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Trichomoniasis

A fishy smell may be an indicator of trichomoniasis, a sexually transmitted infection that also goes by the name “trich.” This parasite can affect women and men alike, but is most common among people who have unprotected sex. A person with trich may experience symptoms like vaginal discharge, pain or itching when peeing, and a red, swollen, or sore vulva. Symptoms of trichomoniasis may begin 5 to 28 days after someone contracts the infection and can be treated with antibiotics.

If your fishy odor is accompanied by other symptoms like painful sex or pelvic inflammatory disease (PID), see your gynecologist right away. PID is caused when bacteria from STIs like gonorrhea and chlamydia invade the vulva and cervix. A combination of a yeast infection and bacterial vaginosis may also lead to a foul smell from the vagina.

Vaginal odors can change with hormonal changes and as you age, so it’s important to know what normal is for your body. By familiarizing yourself with the odors and scents of your vagina, you can recognize when it’s time to talk to your doctor or take some action. Just remember, a smell that’s similar to bleach is never normal and should be taken seriously. See your OB-GYN or a gynecologist right away for an exam and treatment options. You may need to get a pap test and pelvic ultrasound to rule out cancer or other serious conditions.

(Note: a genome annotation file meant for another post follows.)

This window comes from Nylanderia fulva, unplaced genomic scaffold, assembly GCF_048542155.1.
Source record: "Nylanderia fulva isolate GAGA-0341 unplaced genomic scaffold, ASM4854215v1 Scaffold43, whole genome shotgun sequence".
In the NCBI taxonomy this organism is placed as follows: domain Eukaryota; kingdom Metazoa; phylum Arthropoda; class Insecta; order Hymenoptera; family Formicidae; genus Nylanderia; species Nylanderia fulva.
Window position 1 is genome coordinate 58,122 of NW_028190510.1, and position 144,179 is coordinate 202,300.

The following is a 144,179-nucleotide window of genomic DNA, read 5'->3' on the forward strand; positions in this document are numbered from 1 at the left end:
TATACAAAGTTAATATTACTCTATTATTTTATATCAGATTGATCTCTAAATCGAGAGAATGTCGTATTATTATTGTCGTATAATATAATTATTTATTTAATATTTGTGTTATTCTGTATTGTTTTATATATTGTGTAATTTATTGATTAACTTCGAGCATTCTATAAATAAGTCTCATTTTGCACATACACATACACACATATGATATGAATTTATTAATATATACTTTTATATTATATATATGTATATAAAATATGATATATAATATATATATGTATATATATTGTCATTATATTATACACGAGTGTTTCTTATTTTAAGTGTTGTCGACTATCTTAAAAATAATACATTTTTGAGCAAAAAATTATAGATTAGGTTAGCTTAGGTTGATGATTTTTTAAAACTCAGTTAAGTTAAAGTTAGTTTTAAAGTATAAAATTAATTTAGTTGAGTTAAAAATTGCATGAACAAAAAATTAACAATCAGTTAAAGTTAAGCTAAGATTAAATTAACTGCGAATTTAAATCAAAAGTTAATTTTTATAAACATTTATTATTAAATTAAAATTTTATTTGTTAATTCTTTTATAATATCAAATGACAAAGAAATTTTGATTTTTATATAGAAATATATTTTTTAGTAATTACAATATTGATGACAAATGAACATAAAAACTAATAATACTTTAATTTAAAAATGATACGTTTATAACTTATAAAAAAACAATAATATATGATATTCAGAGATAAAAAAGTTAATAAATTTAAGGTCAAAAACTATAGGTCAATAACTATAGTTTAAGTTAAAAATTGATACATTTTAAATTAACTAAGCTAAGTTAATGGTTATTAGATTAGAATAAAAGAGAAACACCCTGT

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Change in Hygiene

The pH levels around the vulva change throughout the day, and these changes can influence the way your vagina smells. If you notice a strange smell that’s not normal for you, it may be a sign of an issue with your hygiene.

For example, you may experience a bleach or chlorine-like scent if you have unprotected sex and the sperm combines with bacteria in your vagina. This can also happen when you use certain types of lubricants or condoms, which can change the pH of your vulva. This can make it harder for your body to get the bacteria it needs to function properly.

Vaginal odors can also change in response to your menstrual cycle, pregnancy, or other hormonal changes. If the change is sudden and comes with other symptoms, it’s best to talk to your doctor about what’s going on.

You can help keep your vagina healthy by keeping a clean, fresh, and healthy lifestyle. Avoid using fragranced feminine washes or deodorants, as they can disrupt the balance of good and bad bacteria. Instead, try using a mild cleanser with a natural ingredient like baking soda or witch hazel. You should also wipe your vulva from front to back after you use the bathroom to prevent fecal matter from entering the vulva and contaminating it with unwanted bacteria. It’s also important to shower regularly to prevent sweat from building up and creating a foul odor.